Anna and the rest of Arendelle see strange ice crystals forming in "Frozen II." © 2019 Disney. All Rights Reserved.

Let’s get this out of the way: The sequel to Frozen was never going to be as awesome or as ground-breaking as the 2013 animated hit, which so dexterously remixed the old Disney tropes into something new. Frozen II doesn’t do this, but I find myself not caring so much about its issues, and it’s not just because of the goodwill left over from the first movie.

Once again, climate change comes to Arendelle, given a nudge by Elsa (voiced by Idina Menzel). When the city on the fjord becomes unlivable, her investigations turn up an enchanted river in the north and a land shrouded by impenetrable mist since her grandparents’ time. Going in and finding out what lies there will be the key to getting her citizens back in their homes. As always, Anna (voiced by Kristen Bell) insists on going with her, which means that Kristoff (voiced by Jonathan Groff), Olaf (voiced by Josh Gad), and Sven are along for the ride, too.

The songs are once again penned by Kristen Anderson-Lopez and Robert Lopez, and they’re too close together as well as being not as good as the first film’s. Evan Rachel Wood (who voices Elsa and Anna’s mother in a flashback) is saddled with the worst song, a turgid ballad of an opening number called “All Is Found.” Elsa’s song “Into the Unknown” is the score’s designated showstopper. It isn’t bad, and neither is Olaf’s bouncy comic number “When I Am Older,” but they’d both benefit from having more air on either side of them. The ensemble song “Some Things Never Change” is made more watchable by the visual gags that returning directors Chris Buck and Jennifer Lee insert into the background of the picture, but the lyrics only highlight the fact that Elsa’s rule over Arendelle hasn’t changed that much.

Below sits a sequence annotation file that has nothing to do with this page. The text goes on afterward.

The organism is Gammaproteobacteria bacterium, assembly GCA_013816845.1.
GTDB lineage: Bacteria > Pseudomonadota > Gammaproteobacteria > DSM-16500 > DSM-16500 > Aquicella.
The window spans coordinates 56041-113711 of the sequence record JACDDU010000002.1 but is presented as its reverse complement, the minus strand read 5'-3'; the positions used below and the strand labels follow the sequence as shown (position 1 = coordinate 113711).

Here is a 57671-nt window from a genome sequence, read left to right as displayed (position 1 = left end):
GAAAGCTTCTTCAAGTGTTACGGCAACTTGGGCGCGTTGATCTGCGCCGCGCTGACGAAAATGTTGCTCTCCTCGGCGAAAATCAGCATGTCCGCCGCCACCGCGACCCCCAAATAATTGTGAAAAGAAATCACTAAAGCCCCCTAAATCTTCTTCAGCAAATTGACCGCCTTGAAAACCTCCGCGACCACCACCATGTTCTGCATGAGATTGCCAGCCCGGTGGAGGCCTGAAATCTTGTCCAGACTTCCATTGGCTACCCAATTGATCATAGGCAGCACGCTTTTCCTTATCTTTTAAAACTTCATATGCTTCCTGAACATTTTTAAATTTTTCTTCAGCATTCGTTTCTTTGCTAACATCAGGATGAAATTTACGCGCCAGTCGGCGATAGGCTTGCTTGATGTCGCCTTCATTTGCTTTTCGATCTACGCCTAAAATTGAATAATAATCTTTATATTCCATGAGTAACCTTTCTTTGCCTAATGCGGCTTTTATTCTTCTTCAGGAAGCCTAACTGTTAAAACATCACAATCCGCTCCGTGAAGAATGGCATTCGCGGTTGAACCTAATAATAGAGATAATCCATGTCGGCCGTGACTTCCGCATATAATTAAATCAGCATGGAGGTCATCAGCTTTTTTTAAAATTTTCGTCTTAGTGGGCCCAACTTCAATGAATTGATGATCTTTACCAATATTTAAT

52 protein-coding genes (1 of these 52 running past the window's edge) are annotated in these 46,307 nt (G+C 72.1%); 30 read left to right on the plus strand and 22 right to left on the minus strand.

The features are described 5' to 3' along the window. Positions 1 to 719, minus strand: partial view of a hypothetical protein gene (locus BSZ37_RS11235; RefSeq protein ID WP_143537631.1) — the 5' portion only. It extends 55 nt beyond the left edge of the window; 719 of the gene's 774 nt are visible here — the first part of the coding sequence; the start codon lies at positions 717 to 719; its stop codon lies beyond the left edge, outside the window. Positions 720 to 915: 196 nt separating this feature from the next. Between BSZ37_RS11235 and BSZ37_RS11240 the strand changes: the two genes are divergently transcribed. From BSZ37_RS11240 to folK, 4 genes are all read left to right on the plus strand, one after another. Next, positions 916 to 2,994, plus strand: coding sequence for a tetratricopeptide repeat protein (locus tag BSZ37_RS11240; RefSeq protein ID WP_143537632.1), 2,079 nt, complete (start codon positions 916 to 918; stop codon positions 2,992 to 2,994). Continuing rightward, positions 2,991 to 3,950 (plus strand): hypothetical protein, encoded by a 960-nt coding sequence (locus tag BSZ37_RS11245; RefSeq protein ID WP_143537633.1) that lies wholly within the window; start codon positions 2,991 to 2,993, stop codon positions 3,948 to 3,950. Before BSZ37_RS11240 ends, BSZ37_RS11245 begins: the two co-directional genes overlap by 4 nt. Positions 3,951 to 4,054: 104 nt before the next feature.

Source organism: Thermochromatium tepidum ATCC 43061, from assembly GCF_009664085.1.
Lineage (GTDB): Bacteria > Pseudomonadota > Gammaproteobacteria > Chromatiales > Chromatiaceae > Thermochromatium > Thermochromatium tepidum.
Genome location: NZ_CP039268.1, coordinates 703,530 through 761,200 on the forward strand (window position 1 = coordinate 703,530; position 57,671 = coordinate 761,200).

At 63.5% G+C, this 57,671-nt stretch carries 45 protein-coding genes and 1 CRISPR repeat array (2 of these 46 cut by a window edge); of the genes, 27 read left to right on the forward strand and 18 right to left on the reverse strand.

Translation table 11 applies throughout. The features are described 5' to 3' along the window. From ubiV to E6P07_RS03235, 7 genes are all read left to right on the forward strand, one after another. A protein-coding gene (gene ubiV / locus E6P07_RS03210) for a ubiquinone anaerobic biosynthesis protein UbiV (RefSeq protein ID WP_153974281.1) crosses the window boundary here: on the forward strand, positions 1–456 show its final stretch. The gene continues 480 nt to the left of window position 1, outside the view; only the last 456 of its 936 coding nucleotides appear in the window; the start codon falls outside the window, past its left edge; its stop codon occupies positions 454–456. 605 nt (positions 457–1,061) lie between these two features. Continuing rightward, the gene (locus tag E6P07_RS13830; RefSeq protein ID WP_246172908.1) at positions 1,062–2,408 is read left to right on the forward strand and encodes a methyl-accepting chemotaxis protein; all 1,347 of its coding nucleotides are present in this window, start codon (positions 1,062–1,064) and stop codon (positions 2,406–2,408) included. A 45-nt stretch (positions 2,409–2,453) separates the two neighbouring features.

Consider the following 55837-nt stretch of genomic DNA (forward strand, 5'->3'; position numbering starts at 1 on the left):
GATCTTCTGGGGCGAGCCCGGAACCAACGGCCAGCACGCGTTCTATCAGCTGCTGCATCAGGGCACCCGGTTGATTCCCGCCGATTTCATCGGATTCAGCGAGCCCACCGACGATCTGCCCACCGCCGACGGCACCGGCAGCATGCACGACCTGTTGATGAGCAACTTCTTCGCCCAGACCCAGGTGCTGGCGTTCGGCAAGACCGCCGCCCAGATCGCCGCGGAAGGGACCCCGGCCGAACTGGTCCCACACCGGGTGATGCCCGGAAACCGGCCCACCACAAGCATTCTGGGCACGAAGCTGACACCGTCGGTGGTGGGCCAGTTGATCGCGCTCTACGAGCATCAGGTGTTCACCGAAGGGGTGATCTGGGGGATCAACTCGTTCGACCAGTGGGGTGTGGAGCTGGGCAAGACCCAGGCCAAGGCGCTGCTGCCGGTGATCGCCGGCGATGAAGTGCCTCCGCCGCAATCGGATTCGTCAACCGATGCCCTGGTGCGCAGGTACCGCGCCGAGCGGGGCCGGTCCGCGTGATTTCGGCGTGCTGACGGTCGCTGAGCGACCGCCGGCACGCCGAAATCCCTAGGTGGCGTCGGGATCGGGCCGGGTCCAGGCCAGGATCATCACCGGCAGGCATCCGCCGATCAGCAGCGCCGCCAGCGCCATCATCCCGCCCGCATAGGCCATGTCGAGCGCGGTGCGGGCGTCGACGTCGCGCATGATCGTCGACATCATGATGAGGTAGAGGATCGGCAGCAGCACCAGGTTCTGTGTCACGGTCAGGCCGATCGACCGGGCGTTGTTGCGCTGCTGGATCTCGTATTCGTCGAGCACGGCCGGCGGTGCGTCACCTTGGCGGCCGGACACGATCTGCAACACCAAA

Fortunately, things pick up once the party goes on their journey, even with the sister drama squeezed pretty dry by now and an annoying subplot with Kristoff trying and failing to propose marriage to Anna. Olaf grows more philosophical in his maturity, and he enjoys a showpiece bit where he acts out the entire story from the first film for the benefit of some newcomers. Meanwhile, when Anna dashes off once again to protect her sister, Kristoff expresses his frustration in “Lost in the Woods,” which hilariously imitates the sound of 1990s boy bands and the look of their music videos. If the original left you frustrated because it never gave Groff his own big musical moment, this is ample compensation. The heavier stuff gives the story some juice, too, as the sisters discover that their ancestors did some bad things — like, genocidally bad — to expand the kingdom. If Frozen II doesn’t look to be the cultural behemoth that the first movie was, it shows that there are still things worth finding beneath the ice. 

Frozen II

Voices by Idina Menzel and Kristen Bell. Directed by Chris Buck and Jennifer Lee. Written by Jennifer Lee. Rated PG.